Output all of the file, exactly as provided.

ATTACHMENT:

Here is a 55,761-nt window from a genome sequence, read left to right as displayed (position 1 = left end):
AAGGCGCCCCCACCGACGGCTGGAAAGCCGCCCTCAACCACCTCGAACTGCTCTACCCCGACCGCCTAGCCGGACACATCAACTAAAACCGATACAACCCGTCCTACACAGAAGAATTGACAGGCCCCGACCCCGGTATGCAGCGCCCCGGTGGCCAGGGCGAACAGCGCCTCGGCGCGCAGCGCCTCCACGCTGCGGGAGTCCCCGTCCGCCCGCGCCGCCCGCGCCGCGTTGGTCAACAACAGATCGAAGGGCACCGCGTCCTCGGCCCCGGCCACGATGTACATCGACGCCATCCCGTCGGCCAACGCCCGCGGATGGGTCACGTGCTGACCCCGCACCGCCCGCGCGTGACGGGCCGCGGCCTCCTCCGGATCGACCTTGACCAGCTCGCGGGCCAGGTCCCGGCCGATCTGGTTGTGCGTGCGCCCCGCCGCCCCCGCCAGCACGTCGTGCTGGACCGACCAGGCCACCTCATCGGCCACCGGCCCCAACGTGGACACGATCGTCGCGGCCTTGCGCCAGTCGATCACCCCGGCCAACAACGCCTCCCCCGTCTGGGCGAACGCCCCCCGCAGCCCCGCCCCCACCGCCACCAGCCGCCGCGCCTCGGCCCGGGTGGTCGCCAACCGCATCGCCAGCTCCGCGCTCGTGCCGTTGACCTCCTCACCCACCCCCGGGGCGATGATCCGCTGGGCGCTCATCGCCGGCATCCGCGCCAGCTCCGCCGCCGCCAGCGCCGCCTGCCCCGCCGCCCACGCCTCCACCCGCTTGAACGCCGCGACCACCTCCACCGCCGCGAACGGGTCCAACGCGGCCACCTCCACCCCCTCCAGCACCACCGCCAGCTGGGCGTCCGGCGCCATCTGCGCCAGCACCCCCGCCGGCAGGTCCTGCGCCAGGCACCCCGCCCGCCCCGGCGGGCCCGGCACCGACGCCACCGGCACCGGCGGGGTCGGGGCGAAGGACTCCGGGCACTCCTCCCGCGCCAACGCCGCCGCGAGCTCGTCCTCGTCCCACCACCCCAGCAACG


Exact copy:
Here is a 55,761-nt window from a genome sequence, read left to right as displayed (position 1 = left end):
AAGGCGCCCCCACCGACGGCTGGAAAGCCGCCCTCAACCACCTCGAACTGCTCTACCCCGACCGCCTAGCCGGACACATCAACTAAAACCGATACAACCCGTCCTACACAGAAGAATTGACAGGCCCCGACCCCGGTATGCAGCGCCCCGGTGGCCAGGGCGAACAGCGCCTCGGCGCGCAGCGCCTCCACGCTGCGGGAGTCCCCGTCCGCCCGCGCCGCCCGCGCCGCGTTGGTCAACAACAGATCGAAGGGCACCGCGTCCTCGGCCCCGGCCACGATGTACATCGACGCCATCCCGTCGGCCAACGCCCGCGGATGGGTCACGTGCTGACCCCGCACCGCCCGCGCGTGACGGGCCGCGGCCTCCTCCGGATCGACCTTGACCAGCTCGCGGGCCAGGTCCCGGCCGATCTGGTTGTGCGTGCGCCCCGCCGCCCCCGCCAGCACGTCGTGCTGGACCGACCAGGCCACCTCATCGGCCACCGGCCCCAACGTGGACACGATCGTCGCGGCCTTGCGCCAGTCGATCACCCCGGCCAACAACGCCTCCCCCGTCTGGGCGAACGCCCCCCGCAGCCCCGCCCCCACCGCCACCAGCCGCCGCGCCTCGGCCCGGGTGGTCGCCAACCGCATCGCCAGCTCCGCGCTCGTGCCGTTGACCTCCTCACCCACCCCCGGGGCGATGATCCGCTGGGCGCTCATCGCCGGCATCCGCGCCAGCTCCGCCGCCGCCAGCGCCGCCTGCCCCGCCGCCCACGCCTCCACCCGCTTGAACGCCGCGACCACCTCCACCGCCGCGAACGGGTCCAACGCGGCCACCTCCACCCCCTCCAGCACCACCGCCAGCTGGGCGTCCGGCGCCATCTGCGCCAGCACCCCCGCCGGCAGGTCCTGCGCCAGGCACCCCGCCCGCCCCGGCGGGCCCGGCACCGACGCCACCGGCACCGGCGGGGTCGGGGCGAAGGACTCCGGGCACTCCTCCCGCGCCAACGCCGCCGCGAGCTCGTCCTCGTCCCACCACCCCAGCAACG